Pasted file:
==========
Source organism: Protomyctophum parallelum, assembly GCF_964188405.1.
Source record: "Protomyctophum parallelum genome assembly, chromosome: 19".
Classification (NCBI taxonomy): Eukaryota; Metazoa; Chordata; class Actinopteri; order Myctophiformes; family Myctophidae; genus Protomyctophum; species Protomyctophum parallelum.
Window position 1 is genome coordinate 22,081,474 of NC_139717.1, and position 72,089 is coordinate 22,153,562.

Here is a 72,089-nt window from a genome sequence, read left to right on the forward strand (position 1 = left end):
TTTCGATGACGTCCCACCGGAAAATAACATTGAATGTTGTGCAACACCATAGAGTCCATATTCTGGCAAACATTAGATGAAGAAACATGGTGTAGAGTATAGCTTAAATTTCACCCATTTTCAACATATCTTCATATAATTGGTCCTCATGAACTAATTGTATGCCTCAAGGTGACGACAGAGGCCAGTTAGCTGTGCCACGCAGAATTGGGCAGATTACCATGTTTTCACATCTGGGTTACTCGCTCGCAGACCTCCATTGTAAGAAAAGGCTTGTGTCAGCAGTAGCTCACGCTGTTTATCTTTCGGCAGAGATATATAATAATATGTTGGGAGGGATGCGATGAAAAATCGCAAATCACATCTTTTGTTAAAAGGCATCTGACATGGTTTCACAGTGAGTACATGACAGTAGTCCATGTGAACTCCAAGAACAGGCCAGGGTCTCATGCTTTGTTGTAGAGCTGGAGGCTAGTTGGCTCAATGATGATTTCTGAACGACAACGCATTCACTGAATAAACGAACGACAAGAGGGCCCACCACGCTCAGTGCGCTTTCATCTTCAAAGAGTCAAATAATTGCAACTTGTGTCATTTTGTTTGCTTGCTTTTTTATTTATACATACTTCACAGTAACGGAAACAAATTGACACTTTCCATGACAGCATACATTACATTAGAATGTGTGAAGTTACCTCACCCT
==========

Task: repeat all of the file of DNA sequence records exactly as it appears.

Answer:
Source organism: Protomyctophum parallelum, assembly GCF_964188405.1.
Source record: "Protomyctophum parallelum genome assembly, chromosome: 19".
Classification (NCBI taxonomy): Eukaryota; Metazoa; Chordata; class Actinopteri; order Myctophiformes; family Myctophidae; genus Protomyctophum; species Protomyctophum parallelum.
Window position 1 is genome coordinate 22,081,474 of NC_139717.1, and position 72,089 is coordinate 22,153,562.

Here is a 72,089-nt window from a genome sequence, read left to right on the forward strand (position 1 = left end):
TTTCGATGACGTCCCACCGGAAAATAACATTGAATGTTGTGCAACACCATAGAGTCCATATTCTGGCAAACATTAGATGAAGAAACATGGTGTAGAGTATAGCTTAAATTTCACCCATTTTCAACATATCTTCATATAATTGGTCCTCATGAACTAATTGTATGCCTCAAGGTGACGACAGAGGCCAGTTAGCTGTGCCACGCAGAATTGGGCAGATTACCATGTTTTCACATCTGGGTTACTCGCTCGCAGACCTCCATTGTAAGAAAAGGCTTGTGTCAGCAGTAGCTCACGCTGTTTATCTTTCGGCAGAGATATATAATAATATGTTGGGAGGGATGCGATGAAAAATCGCAAATCACATCTTTTGTTAAAAGGCATCTGACATGGTTTCACAGTGAGTACATGACAGTAGTCCATGTGAACTCCAAGAACAGGCCAGGGTCTCATGCTTTGTTGTAGAGCTGGAGGCTAGTTGGCTCAATGATGATTTCTGAACGACAACGCATTCACTGAATAAACGAACGACAAGAGGGCCCACCACGCTCAGTGCGCTTTCATCTTCAAAGAGTCAAATAATTGCAACTTGTGTCATTTTGTTTGCTTGCTTTTTTATTTATACATACTTCACAGTAACGGAAACAAATTGACACTTTCCATGACAGCATACATTACATTAGAATGTGTGAAGTTACCTCACCCT